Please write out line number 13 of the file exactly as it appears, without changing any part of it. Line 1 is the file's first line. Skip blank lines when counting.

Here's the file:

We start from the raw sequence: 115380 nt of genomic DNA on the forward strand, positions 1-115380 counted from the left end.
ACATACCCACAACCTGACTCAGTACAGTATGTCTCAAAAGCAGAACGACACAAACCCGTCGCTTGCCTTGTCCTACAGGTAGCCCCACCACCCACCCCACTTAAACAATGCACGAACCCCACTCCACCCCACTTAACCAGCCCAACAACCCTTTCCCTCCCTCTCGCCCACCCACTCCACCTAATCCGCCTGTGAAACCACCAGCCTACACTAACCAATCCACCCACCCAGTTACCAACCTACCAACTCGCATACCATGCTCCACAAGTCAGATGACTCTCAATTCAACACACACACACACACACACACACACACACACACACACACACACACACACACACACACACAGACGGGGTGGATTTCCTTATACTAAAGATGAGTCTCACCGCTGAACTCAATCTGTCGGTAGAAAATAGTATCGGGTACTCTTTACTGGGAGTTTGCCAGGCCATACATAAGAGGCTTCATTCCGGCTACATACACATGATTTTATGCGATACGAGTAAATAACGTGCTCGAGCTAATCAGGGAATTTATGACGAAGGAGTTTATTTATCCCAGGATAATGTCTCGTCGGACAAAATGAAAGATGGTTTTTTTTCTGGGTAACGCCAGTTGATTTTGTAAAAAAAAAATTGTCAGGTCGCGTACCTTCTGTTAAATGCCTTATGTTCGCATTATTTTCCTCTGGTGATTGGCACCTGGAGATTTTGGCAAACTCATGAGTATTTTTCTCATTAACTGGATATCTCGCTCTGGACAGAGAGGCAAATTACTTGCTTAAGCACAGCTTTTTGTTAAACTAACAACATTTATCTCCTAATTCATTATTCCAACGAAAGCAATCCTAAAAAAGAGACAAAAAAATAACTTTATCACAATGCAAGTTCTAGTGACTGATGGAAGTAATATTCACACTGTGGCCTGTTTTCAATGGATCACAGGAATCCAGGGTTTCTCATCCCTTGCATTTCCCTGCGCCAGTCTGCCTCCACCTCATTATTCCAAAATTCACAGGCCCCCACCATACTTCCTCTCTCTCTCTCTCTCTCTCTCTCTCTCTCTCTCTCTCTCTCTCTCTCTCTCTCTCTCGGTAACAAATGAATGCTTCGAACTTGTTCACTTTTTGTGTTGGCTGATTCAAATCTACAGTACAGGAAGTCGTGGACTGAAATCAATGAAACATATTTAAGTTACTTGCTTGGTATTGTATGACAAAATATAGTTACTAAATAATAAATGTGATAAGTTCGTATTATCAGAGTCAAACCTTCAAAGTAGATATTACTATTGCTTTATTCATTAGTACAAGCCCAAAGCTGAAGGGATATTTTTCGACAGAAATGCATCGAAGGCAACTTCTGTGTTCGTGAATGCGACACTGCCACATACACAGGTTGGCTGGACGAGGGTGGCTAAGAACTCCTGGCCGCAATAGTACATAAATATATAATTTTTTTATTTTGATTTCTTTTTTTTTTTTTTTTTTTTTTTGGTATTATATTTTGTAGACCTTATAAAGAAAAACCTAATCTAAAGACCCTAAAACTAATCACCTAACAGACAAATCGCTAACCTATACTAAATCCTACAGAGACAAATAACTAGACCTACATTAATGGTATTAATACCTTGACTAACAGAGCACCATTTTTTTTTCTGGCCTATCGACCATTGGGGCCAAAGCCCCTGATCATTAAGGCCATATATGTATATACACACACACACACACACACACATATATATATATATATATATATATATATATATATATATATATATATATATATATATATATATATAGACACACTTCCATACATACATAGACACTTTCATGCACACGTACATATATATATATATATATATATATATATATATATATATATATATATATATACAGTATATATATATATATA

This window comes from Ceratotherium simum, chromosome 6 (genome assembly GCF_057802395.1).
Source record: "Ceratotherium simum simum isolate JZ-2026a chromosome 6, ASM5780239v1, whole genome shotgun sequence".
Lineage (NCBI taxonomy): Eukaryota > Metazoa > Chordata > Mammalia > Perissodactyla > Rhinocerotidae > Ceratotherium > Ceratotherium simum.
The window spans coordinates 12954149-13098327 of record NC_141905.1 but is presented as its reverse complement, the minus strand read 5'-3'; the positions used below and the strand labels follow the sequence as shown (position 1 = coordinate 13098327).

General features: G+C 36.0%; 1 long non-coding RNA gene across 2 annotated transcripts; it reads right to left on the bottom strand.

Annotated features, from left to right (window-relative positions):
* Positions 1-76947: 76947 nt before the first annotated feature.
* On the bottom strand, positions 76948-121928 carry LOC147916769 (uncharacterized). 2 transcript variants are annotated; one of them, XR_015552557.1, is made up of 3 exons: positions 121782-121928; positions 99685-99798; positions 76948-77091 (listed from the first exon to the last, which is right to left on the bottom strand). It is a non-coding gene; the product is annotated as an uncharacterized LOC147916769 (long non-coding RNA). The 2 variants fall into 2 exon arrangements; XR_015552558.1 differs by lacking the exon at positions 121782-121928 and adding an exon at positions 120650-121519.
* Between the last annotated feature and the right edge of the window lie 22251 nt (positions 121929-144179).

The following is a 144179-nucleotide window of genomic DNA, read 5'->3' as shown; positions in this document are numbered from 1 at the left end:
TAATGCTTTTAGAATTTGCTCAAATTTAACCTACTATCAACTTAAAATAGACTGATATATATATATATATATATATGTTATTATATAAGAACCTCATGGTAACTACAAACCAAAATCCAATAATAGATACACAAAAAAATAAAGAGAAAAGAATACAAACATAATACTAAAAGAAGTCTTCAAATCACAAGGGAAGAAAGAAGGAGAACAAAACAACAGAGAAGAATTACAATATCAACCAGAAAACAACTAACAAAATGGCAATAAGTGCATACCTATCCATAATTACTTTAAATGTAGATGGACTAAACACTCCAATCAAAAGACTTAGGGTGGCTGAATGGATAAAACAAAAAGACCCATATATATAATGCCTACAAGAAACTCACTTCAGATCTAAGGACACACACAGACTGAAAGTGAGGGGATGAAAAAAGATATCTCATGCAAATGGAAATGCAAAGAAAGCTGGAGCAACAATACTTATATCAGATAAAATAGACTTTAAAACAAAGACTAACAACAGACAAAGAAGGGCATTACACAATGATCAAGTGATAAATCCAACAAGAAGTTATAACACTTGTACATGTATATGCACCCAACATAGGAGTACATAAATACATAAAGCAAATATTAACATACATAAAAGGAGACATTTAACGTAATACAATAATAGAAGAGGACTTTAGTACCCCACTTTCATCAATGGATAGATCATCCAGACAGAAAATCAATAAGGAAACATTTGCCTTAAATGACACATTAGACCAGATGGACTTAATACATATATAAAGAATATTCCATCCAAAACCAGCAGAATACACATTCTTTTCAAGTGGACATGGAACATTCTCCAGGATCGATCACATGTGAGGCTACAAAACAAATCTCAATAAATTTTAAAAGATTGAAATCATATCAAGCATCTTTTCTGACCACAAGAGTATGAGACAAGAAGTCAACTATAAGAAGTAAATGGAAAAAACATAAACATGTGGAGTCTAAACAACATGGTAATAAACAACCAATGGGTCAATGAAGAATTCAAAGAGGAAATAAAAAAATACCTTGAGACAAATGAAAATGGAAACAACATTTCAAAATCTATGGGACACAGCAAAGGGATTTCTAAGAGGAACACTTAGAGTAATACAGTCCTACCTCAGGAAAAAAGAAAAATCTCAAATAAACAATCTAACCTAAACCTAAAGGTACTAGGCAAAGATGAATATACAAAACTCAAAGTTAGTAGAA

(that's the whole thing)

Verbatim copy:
TAATGCTTTTAGAATTTGCTCAAATTTAACCTACTATCAACTTAAAATAGACTGATATATATATATATATATATATGTTATTATATAAGAACCTCATGGTAACTACAAACCAAAATCCAATAATAGATACACAAAAAAATAAAGAGAAAAGAATACAAACATAATACTAAAAGAAGTCTTCAAATCACAAGGGAAGAAAGAAGGAGAACAAAACAACAGAGAAGAATTACAATATCAACCAGAAAACAACTAACAAAATGGCAATAAGTGCATACCTATCCATAATTACTTTAAATGTAGATGGACTAAACACTCCAATCAAAAGACTTAGGGTGGCTGAATGGATAAAACAAAAAGACCCATATATATAATGCCTACAAGAAACTCACTTCAGATCTAAGGACACACACAGACTGAAAGTGAGGGGATGAAAAAAGATATCTCATGCAAATGGAAATGCAAAGAAAGCTGGAGCAACAATACTTATATCAGATAAAATAGACTTTAAAACAAAGACTAACAACAGACAAAGAAGGGCATTACACAATGATCAAGTGATAAATCCAACAAGAAGTTATAACACTTGTACATGTATATGCACCCAACATAGGAGTACATAAATACATAAAGCAAATATTAACATACATAAAAGGAGACATTTAACGTAATACAATAATAGAAGAGGACTTTAGTACCCCACTTTCATCAATGGATAGATCATCCAGACAGAAAATCAATAAGGAAACATTTGCCTTAAATGACACATTAGACCAGATGGACTTAATACATATATAAAGAATATTCCATCCAAAACCAGCAGAATACACATTCTTTTCAAGTGGACATGGAACATTCTCCAGGATCGATCACATGTGAGGCTACAAAACAAATCTCAATAAATTTTAAAAGATTGAAATCATATCAAGCATCTTTTCTGACCACAAGAGTATGAGACAAGAAGTCAACTATAAGAAGTAAATGGAAAAAACATAAACATGTGGAGTCTAAACAACATGGTAATAAACAACCAATGGGTCAATGAAGAATTCAAAGAGGAAATAAAAAAATACCTTGAGACAAATGAAAATGGAAACAACATTTCAAAATCTATGGGACACAGCAAAGGGATTTCTAAGAGGAACACTTAGAGTAATACAGTCCTACCTCAGGAAAAAAGAAAAATCTCAAATAAACAATCTAACCTAAACCTAAAGGTACTAGGCAAAGATGAATATACAAAACTCAAAGTTAGTAGAA